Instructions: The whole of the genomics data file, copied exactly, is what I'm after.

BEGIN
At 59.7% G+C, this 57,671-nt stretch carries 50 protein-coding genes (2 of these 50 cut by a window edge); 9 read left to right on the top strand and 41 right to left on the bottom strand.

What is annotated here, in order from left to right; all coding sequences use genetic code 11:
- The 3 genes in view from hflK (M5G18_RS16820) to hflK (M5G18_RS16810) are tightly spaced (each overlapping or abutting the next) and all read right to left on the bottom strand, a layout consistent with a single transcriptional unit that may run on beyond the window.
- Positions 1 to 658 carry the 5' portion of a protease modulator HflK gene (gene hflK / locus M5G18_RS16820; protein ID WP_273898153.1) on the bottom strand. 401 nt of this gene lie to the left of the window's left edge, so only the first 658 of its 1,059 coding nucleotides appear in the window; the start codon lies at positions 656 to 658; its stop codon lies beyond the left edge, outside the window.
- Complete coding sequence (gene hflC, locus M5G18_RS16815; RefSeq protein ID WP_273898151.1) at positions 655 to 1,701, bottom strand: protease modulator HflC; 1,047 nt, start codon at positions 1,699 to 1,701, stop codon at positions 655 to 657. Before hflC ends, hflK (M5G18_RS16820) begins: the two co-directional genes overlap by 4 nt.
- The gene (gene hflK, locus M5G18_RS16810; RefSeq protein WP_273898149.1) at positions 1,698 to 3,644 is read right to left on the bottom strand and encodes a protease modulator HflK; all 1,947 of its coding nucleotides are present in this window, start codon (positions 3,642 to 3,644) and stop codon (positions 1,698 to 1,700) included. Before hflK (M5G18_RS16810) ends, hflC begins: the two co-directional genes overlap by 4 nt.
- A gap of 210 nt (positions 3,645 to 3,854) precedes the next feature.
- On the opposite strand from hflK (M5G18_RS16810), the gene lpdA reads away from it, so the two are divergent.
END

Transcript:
At 59.7% G+C, this 57,671-nt stretch carries 50 protein-coding genes (2 of these 50 cut by a window edge); 9 read left to right on the top strand and 41 right to left on the bottom strand.

What is annotated here, in order from left to right; all coding sequences use genetic code 11:
- The 3 genes in view from hflK (M5G18_RS16820) to hflK (M5G18_RS16810) are tightly spaced (each overlapping or abutting the next) and all read right to left on the bottom strand, a layout consistent with a single transcriptional unit that may run on beyond the window.
- Positions 1 to 658 carry the 5' portion of a protease modulator HflK gene (gene hflK / locus M5G18_RS16820; protein ID WP_273898153.1) on the bottom strand. 401 nt of this gene lie to the left of the window's left edge, so only the first 658 of its 1,059 coding nucleotides appear in the window; the start codon lies at positions 656 to 658; its stop codon lies beyond the left edge, outside the window.
- Complete coding sequence (gene hflC, locus M5G18_RS16815; RefSeq protein ID WP_273898151.1) at positions 655 to 1,701, bottom strand: protease modulator HflC; 1,047 nt, start codon at positions 1,699 to 1,701, stop codon at positions 655 to 657. Before hflC ends, hflK (M5G18_RS16820) begins: the two co-directional genes overlap by 4 nt.
- The gene (gene hflK, locus M5G18_RS16810; RefSeq protein WP_273898149.1) at positions 1,698 to 3,644 is read right to left on the bottom strand and encodes a protease modulator HflK; all 1,947 of its coding nucleotides are present in this window, start codon (positions 3,642 to 3,644) and stop codon (positions 1,698 to 1,700) included. Before hflK (M5G18_RS16810) ends, hflC begins: the two co-directional genes overlap by 4 nt.
- A gap of 210 nt (positions 3,645 to 3,854) precedes the next feature.
- On the opposite strand from hflK (M5G18_RS16810), the gene lpdA reads away from it, so the two are divergent.